When I pick a work of fiction to read, I tend to pick a story with a bit of whimsy, a dash of hope, & a spoonful of wit. I feel all the feelings long after that last page comes to a close, so I want to choose my feelings wisely.

This book went against the grain in nearly every way, & it was incredible. I’ll say it again. Incredible.

I only bought it because an older lady at Barnes & Noble told me I must, & if I’m going to crack under peer pressure anywhere, it’ll be at a bookstore. And even then, I let it sit on my table for six weeks before opening it to the first page.

Isra, a 17 year old girl in Palestine in the year 1990, has been told all her life her only value is what she can offer in the roles of being a wife & mother. When she is married off to a stranger, Adam, & moves to Brooklyn where he & his family live, she dreams it will be a new found freedom like the kind she learns about in the books she reads at night under her covers.

Deya is 18 years old in Brooklyn. It’s 2008. The oldest of four daughters, she’s felt like part of her has been missing since her parents’ mysterious car accident that killed them both when she was only seven. She was the only one old enough to notice how sad her mom, Isra, seemed her whole life. It’s not until a mysterious woman leaves a business card on her grandparents’ front step that she starts discovering answers to her past.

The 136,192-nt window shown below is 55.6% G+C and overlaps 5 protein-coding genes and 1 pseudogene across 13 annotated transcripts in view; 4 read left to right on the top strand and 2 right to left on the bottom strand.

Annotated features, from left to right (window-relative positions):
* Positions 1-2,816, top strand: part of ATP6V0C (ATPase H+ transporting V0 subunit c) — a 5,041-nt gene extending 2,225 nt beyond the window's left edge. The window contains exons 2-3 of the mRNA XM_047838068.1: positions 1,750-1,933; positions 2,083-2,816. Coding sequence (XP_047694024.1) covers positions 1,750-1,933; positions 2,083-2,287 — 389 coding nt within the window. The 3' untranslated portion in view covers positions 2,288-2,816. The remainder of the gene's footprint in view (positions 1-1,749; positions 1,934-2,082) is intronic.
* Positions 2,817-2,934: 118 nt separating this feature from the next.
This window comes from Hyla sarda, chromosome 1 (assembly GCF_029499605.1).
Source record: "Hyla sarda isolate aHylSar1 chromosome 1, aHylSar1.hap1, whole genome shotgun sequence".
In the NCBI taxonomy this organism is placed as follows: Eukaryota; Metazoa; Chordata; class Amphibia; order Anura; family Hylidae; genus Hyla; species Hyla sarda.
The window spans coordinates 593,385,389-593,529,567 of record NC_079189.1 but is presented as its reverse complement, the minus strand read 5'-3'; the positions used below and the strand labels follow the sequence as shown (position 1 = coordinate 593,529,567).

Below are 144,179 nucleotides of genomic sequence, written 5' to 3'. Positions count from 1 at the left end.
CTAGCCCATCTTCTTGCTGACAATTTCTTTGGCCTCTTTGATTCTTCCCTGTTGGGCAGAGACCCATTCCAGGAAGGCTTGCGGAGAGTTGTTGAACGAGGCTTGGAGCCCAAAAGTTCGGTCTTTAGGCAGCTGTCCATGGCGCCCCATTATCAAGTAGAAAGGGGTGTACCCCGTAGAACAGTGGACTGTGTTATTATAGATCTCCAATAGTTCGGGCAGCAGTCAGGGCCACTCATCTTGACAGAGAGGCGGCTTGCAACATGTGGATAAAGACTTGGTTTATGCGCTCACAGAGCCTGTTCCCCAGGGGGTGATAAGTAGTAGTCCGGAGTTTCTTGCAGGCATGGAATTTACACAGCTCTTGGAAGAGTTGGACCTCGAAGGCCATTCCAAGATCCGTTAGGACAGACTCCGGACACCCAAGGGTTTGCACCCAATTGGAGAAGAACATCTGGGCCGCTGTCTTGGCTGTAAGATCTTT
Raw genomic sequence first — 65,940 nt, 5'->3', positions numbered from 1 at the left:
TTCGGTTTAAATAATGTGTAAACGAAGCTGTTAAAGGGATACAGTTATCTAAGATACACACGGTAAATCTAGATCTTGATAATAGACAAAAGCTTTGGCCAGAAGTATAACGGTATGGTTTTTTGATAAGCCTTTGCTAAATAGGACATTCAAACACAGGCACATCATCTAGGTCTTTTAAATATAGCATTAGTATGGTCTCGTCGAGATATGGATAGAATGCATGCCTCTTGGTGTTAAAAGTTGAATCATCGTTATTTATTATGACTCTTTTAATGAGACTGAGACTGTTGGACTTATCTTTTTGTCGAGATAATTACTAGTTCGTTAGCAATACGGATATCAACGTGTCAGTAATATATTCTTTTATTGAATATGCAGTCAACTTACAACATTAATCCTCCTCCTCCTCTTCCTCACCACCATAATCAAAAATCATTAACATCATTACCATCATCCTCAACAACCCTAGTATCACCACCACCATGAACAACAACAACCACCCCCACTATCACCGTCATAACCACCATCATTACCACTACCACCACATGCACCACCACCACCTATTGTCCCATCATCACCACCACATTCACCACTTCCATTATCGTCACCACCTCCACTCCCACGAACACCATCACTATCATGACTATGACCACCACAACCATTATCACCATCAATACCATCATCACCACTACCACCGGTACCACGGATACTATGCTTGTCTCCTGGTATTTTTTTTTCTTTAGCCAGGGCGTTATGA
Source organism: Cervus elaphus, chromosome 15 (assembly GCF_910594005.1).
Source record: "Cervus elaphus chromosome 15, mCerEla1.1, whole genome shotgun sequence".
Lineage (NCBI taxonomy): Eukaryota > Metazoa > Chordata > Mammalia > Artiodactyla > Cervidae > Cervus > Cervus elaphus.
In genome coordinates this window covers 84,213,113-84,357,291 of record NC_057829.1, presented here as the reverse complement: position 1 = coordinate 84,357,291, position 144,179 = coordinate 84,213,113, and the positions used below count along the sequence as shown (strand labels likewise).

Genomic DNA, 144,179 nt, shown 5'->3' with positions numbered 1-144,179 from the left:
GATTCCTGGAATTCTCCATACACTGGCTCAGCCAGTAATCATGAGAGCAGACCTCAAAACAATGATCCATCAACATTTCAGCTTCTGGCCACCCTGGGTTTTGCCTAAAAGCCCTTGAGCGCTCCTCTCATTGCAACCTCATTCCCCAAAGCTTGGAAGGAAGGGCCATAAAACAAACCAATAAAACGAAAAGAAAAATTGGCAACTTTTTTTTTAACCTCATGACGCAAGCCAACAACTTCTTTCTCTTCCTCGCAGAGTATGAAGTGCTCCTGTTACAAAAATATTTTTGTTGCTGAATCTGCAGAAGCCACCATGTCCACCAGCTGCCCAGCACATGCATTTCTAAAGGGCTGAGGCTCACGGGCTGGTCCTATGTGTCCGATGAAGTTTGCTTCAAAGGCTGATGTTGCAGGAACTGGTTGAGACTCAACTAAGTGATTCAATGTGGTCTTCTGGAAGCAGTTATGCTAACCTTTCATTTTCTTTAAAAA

Fareeda, Isra’s mother in law, is determined to keep her family submerged in Arab culture despite them living in America. Her entire life has been sacrificed for the sake of her family’s reputation. She’s done her best to keep the focus away from her son, Adam, & his wife dying, & it’s only the tip of the iceberg of baggage she’s carried since living in a refugee camp as a young girl in Palestine. She’s determined to marry her only daughter, Sarah, off to a reputable Palestinian man, at whatever the cost, & it will be up to her to protect her four granddaughters until she can do the same for them.

A Woman is No Man alternates between these three women’s stories, connecting their desires, struggles, & how their individual stories unfold when it’s time to face the sole opportunity they were born to fill.

(Side Note: Physical abuse is a major occurrence throughout this novel, so if this is a painful trigger for you, I do not recommend.)

I’ve had a very surface level understanding of traditional Arab culture & the oppression their women as a whole come to understand as normal. But this story– reading this in depth perspective of one family over the course of generations– it blew my mind.

These characters are endearing & precious, strong & resilient. Isra, who often lost her words the moment she opened her mouth because nobody had ever asked her thought or opinion– my heart breaks over the strength she was forced to muster. I cannot imaging experiencing what she came to expect as this is the way it is. She only had her books that she had to hide & her daughters that brought shame to everyone else for not being boys.

Author Etaf Rum has opened a floodgate for voices that have been kept quiet for too long, & by reading this book, we all get the chance to ask ourselves, If I could live any life, what life would I choose? 

This story is tender. This story holds heartbreak in one hand & cultural tradition in the other. And as different as these women’s stories are from my own, I’m always amazed how stories teach me that we are all so much more alike than we are different.

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